Which I guess does lead to another thing I’d probably change. Pivoting is so important for a startup. A startup has to be able to run circles around big companies. Culturally, chumby just had a lot of challenges being agile enough to adapt to a rapidly changing technological landscape.
Of course, in 50/50 hindsight, there’s a lot of things we could have done differently, but when I think back upon all the early decisions that were made and how we got there — the resistive touchscreen, lack of integrated battery, the use of Flash as our core platform — I don’t see how we could have, back then, made any other fact-based decision.
But that does show one of the flaws of fact-based reasoning. Engineers love to make decisions based upon available data and high-confidence models of the future. But I think the real visionaries either don’t know enough, or they have the sheer conviction and courage to see past the facts, and cast a long-shot. It’s probably a bit of both. Taking risks also means there’s a bit of luck involved.
I certainly have a fact-induced myopia: my recent focus on operational efficiency, schedules, and risk-management has sapped my ability to have creative and audacious visions. One of the reasons I’m taking a year off from entrepreneurship is to decompress a bit and to try and re-discover and develop the creative bits of myself that have atrophied over the past couple of years.
Now that you’ve been part of a full cycle of a VC funded company that makes hardware, what suggestions do you have for company structure, from the people to the location, to the overall organization?
I think that really depends on the type of product you’re trying to build. Hardware has many different specialties and markets — from consumer to medical to industrial; and from high-end boutique to hobby to mass market.
There’s good business potential in all of them, but your location and focus and team composition will need to be tuned based upon your product, and what gives you a competitive edge. In the case of chumby, hardware was just a barrier to entry for apps to run in your home, so it was instantly a race to the bottom; hence, the hardware part of the company had to run lean (chumby had one hardware engineer, and one operations director), and it needed a China-centric strategy from day one.
I would say generally that if you can suffer to do a hardware startup through bootstrapping, it’s well worth it. The Makerbot guys developed and shipped their printer entirely on angel money, before closing a round of VC funding. I remember Bre once mentioning that they lived on nothing but cup ramen noodles for a month. There is a broad range of hardware products that can be bootstrapped at first…and then Kickstarted, debt-financed or VC funded to scale.
Any hardware company that has passed the idea phase and is entering the scaling-up phase, has to be razor-focused on operations and cash flow. Being able to manage a ‘build to order’ paradigm is so critical, but so difficult: a key metric for any hardware company, small or large, is how quickly you can turn inventory into cash. There are two halves to the equation. One is leaning up your supply chain and trimming lead times so you don’t need to sit on much inventory, yet can satisfy new orders quickly; and the other is leaning up your cash management so you can bill customers quickly while stretching your credit lines as far as possible. It’s a multi-dimensional optimization problem that can make your head explode if you don’t have the right staff. As a result, it’s important for your team to include a crack operations director and a team member who is adept in semi-exotic financial instruments such as factoring insurance, collateralized lines of credit, and trade contracts.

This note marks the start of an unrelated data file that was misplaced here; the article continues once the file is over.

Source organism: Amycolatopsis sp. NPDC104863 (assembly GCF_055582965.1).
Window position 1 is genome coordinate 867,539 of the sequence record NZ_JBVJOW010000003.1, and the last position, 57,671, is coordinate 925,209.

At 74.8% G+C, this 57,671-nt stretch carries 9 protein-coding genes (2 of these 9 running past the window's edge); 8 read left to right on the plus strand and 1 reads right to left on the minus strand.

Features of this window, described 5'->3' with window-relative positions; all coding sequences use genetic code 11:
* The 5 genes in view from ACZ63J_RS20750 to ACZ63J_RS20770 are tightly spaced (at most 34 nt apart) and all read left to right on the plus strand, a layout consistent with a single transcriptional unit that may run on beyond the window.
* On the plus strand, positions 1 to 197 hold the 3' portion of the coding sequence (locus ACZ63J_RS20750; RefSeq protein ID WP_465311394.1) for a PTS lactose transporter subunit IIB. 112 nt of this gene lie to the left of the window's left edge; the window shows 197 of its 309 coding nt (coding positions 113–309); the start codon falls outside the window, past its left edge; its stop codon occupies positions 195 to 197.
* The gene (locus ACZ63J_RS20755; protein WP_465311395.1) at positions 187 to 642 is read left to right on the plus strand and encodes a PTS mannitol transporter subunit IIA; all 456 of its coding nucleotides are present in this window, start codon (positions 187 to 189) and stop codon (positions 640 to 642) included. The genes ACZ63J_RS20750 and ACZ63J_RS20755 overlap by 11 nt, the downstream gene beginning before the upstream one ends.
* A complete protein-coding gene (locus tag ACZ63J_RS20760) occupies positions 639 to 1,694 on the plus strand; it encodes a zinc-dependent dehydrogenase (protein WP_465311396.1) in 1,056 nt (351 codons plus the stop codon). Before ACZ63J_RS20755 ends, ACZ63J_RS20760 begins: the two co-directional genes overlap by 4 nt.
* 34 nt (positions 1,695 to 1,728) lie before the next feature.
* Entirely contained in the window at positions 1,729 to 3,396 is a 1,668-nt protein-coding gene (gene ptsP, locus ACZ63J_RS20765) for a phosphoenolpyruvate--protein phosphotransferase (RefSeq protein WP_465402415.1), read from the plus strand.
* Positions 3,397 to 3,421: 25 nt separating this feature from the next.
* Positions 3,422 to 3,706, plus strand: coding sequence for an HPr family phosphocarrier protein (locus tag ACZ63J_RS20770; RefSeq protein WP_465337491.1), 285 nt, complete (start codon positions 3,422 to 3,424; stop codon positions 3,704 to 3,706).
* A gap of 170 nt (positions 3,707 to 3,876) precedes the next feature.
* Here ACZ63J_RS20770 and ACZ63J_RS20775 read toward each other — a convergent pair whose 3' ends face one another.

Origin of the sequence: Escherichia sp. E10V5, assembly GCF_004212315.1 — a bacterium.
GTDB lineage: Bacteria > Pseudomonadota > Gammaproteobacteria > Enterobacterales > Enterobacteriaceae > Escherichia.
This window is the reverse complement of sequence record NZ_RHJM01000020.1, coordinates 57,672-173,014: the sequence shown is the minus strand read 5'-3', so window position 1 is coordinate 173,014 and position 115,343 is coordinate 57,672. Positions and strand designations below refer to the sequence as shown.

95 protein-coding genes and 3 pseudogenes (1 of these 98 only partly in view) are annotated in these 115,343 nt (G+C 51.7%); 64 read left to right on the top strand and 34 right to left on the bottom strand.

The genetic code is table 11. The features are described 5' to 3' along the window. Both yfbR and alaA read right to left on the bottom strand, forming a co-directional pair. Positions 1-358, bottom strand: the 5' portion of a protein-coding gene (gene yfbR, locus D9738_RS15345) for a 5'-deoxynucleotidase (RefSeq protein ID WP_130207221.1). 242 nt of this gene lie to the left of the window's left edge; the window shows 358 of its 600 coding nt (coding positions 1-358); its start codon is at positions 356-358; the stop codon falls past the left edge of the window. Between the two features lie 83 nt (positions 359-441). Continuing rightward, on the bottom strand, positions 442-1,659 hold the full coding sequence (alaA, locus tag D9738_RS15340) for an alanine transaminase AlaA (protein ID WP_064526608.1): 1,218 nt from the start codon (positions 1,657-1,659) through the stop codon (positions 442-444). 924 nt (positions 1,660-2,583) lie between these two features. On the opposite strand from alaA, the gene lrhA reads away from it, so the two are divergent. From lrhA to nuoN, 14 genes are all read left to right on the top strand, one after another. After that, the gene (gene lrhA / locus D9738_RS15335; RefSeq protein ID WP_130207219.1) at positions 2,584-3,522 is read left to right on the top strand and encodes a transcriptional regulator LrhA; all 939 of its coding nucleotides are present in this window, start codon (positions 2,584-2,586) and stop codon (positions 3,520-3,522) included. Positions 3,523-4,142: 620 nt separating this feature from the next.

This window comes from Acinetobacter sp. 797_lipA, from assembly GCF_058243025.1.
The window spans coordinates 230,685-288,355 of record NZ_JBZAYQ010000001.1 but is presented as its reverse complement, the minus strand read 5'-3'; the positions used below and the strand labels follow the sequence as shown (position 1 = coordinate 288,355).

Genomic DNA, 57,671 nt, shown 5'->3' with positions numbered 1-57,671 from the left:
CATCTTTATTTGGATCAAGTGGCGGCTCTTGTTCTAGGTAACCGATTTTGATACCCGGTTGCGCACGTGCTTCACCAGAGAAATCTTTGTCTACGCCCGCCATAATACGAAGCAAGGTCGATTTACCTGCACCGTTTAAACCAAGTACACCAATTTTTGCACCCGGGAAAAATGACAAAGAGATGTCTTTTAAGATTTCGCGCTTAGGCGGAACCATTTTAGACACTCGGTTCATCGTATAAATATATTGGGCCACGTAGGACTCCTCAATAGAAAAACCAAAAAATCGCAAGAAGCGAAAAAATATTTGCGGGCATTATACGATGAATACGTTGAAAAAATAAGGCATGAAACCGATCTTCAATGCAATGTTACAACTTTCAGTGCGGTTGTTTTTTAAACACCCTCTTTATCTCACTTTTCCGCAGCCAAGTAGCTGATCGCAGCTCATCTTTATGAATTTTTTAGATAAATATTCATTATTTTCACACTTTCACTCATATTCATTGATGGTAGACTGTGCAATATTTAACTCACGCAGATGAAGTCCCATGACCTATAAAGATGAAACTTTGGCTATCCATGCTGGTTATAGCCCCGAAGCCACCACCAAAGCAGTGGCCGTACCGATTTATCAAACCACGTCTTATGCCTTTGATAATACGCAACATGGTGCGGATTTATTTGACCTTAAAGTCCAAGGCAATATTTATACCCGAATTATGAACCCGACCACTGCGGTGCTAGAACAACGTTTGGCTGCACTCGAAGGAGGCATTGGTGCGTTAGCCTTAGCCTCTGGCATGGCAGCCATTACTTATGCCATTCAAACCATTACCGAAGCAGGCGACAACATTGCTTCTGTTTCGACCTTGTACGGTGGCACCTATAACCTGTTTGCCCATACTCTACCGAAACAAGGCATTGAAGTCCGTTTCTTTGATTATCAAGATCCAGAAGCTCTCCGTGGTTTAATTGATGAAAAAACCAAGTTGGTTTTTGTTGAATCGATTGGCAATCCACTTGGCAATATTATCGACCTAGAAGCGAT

Of course, being able to access China effectively early on does offer a disruptive advantage to your startup — it’s hard to ignore the order of magnitude advantage China has over the US in assembly costs — but working with China does come at a huge cost and risk to the organization, and may not be for everyone, particularly on day one.
I outsourced myself to Singapore to get closer to China, because I know I will never be able to get away from the China ecosystem; China has such a firm grip on hardware manufacturing, I think it will take decades for them to lose their edge. This geographic diversity also means that any effective hardware startup has to be able to function effectively with a de-localized team.
What’s next for Bunnie, what are most excited about to do next?
That is *the* question for me! I don’t really know what’s next. As I had noted earlier in the interview, I’m taking a year off to do things that aren’t specifically entrepreneurial. My current priorities are to first have fun with my work, second to not lose too much money, and third to do something that’s ‘good’ for the community, typically through a combination of hacktivism, volunteer work, and open-source methodology. I’m hoping in this year I’ll collect the bits of my soul that I’ve lost along the way, find some new ones, and re-learn the value of ‘magic’ in my life. I’m also spending a fair bit of my focus tuning up myself, getting fit, changing my diet habits, and losing weight. The coolest piece of hardware you’ll ever own is your body, and if that’s not working well, there’s no hope for anything else. Once I’m done with my aimless wanderings, hopefully I’ll have a better idea of what’s next.
Update: You can hear and see bunnie speak @ “Perspectives on Manufacturing Open Hardware” at Maker Faire Bay Area Center Stage, Saturday at 12:30 p.m.